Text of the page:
Visconti’s film is on YouTube in full:
So is Tony Palmer’s film of Britten’s opera:
Apart from Britten’s opera and Visconti’s film, there have been a few adaptations of Death in Venice to other media:
• There was a 1986 ballet adaptation by Norbert Vesak. There were a couple of reviews of it published in magazines, which could be found at NYPL.
• There was another ballet adaptation in 1991 by Flemming Flindt. Again, there are some reviews available through the library, but not much else.
• There was a 2003 ballet adaptation by John Neumeier, which has been performed a number of times in the past decade. Here is a video of some excerpts from a performance:
Here is a review:
• There was a one-man stage adaptation, written by Robert David MacDonald based on David Luke’s translation of the text, and starring Giles Havergal. It was first performed in Glasgow in 2000. Here are a couple of reviews:
It played in NYC in 2002:
• Ellis Shookman’s book Thomas Mann’s Death in Venice: A Novella and Its Critics reports that stage adaptations premiered in New York in 1980 and in London in 1993, but gives no details.
• In 1997, BBC broadcast a radio drama adaptation by Peter Wolf. I haven’t been able to find a copy or much information about it. The author’s Web site has some glowing quotes:
• There is also an upcoming film adaptation called Food For Love, directed by Peter Greenaway. Here is an article about it:
• Finally, Warrington Colescott produced a series of ten etchings inspired by the novella. They were published in a book by Aquarius press, along with a copy of the novella. The nearest library that has this is Princeton.
There are also a number of works of fiction that are based more or less on Mann’s novella:
• “Ganymede” is a short story by Daphne du Maurier, published in her 1959 collection The Breaking Point, which involves a similar sort of obsession to that depicted in Death in Venice, and is often linked to Mann’s novella. The collection is not difficult to find.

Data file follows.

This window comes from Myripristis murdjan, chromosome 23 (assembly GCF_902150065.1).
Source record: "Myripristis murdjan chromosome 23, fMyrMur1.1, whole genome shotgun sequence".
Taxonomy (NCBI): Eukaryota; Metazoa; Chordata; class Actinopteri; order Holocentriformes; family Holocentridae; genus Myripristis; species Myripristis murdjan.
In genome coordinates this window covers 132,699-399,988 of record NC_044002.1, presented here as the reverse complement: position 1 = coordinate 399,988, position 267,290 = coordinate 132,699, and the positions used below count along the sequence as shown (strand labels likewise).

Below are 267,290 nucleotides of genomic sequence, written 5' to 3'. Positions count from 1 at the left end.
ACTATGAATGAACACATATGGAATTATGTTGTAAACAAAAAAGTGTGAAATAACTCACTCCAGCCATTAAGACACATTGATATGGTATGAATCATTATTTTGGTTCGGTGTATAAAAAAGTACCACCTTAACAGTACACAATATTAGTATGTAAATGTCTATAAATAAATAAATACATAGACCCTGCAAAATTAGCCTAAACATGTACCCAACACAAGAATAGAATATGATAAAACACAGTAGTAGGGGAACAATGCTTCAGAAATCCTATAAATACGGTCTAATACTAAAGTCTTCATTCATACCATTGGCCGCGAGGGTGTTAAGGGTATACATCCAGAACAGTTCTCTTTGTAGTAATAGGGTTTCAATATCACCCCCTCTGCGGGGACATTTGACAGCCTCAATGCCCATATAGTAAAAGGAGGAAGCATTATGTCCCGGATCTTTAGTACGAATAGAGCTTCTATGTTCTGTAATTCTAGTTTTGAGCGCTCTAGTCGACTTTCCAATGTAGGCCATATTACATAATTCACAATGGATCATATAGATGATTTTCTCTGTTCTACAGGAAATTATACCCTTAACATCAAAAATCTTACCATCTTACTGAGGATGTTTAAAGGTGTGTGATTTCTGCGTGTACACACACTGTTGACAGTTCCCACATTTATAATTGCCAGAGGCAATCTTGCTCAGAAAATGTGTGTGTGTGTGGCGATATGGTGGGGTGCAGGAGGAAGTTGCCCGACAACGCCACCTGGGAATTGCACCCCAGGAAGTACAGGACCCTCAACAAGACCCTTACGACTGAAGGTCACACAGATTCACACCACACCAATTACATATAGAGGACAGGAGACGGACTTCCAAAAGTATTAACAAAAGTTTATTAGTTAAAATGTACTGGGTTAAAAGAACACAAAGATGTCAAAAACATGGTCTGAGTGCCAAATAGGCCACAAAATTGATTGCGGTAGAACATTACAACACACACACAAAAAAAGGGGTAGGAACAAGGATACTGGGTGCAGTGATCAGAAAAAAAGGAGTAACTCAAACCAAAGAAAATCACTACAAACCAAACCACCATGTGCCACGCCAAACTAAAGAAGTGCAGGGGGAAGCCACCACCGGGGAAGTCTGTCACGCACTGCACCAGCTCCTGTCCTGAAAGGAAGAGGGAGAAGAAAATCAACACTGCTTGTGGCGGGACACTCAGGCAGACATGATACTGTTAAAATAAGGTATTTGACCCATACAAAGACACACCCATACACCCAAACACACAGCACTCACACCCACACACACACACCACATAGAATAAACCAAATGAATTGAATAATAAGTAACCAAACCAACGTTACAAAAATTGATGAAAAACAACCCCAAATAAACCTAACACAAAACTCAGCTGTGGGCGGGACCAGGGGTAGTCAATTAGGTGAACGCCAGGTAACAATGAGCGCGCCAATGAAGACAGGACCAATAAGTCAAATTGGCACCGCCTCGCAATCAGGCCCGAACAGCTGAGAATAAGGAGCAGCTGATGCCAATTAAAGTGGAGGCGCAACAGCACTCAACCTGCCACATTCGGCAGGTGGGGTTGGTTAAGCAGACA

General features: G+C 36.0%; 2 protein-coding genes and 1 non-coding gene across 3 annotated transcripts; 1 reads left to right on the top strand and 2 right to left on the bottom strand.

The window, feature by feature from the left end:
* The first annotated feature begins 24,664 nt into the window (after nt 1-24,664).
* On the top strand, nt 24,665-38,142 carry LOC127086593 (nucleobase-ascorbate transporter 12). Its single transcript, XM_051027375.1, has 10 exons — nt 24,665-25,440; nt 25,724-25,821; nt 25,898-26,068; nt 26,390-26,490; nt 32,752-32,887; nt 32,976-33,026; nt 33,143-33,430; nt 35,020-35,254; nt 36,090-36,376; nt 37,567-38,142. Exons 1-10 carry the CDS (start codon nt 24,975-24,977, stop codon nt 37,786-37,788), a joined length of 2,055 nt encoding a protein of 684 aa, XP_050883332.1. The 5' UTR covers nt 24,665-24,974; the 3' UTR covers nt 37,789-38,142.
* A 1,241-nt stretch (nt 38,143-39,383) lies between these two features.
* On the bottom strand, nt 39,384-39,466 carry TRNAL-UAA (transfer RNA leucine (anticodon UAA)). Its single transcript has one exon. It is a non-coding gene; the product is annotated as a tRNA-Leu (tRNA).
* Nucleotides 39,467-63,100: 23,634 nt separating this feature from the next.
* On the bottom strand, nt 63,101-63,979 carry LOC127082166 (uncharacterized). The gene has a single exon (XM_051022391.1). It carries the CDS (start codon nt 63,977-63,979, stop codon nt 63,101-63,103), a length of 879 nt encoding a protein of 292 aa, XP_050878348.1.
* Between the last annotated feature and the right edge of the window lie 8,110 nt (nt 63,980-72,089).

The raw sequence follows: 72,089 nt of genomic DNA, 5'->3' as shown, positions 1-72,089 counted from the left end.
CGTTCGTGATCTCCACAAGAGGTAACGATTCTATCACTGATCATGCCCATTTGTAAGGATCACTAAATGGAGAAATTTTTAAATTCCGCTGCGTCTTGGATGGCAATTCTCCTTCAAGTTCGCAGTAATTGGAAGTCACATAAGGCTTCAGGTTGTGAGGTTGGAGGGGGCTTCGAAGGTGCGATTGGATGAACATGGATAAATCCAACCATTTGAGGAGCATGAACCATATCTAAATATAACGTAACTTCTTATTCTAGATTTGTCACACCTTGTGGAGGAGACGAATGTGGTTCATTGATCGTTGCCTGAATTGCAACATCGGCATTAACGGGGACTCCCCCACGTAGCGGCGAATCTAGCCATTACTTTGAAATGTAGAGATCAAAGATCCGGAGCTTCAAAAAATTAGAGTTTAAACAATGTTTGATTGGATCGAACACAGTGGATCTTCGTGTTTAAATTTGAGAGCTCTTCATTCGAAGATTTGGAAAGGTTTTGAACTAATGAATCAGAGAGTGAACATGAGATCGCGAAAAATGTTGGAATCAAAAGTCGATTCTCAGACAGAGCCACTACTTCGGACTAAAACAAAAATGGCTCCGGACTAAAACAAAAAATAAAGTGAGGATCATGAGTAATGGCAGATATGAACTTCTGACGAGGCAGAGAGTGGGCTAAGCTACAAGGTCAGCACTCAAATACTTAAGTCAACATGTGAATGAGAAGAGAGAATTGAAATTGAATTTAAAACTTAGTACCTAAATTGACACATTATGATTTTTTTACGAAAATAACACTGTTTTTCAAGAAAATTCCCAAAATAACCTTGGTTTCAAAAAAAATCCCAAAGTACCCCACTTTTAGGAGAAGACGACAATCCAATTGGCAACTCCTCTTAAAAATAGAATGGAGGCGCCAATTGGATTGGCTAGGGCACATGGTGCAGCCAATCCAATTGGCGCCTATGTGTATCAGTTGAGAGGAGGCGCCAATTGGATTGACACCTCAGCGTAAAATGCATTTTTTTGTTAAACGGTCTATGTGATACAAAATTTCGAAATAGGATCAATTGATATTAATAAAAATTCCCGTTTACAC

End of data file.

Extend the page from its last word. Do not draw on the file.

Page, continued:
• The 1990 novel Love and Death on Long Island by Gilbert Adair also involves a similar sort of obsession to Aschenbach’s, although it has a different ending. It is held offsite by NYPL. Adair also wrote a book entitled The Real Tadzio: Thomas Mann’s Death in Venice and the boy who inspired it, which is available at NYPL.
• There are two different mystery novels entitled Another Death in Venice. Reginald Hill’s 1976 novel (available through ILL) is partially based on Visconti’s film. Anthony Appiah’s 1995 novel, available at Columbia, apparently draws directly upon Mann’s novella.
• Geoff Dyer’s 2009 novel Jeff in Venice, Death in Varanasi begins with a variation/parody of the situation of Death in Venice. It is available at NYPL.
Adair’s Love and Death on Long Island has been adapted into other forms at least two times:
• There was a 1997 film adaptation of Love and Death on Long Island, starring John Hurt. It is available on DVD at NYPL.
• There was also a 2008 stage musical with music by Ben Perry and book by Adair, which was performed at the West End Theatre in London. Here is a brief review:
Death in Venice has also turned up a few times in (semi-)popular music.
• Rufus Wainwright’s 2001 song “Grey Gardens” is love song directed at someone named Tadzio. Here is a performance:
• Morrissey’s 2006 song “I Just Want To See The Boy Happy” is cited by Wikipedia as being related to the novella, although the connection seems to be pretty loose. Here is the music video:
• There was an Italian goth rock band called Death in Venice, active in the early 1980s.
Finally, there is a “Death in Venice” cocktail, which alludes to the novella/film by including strawberries: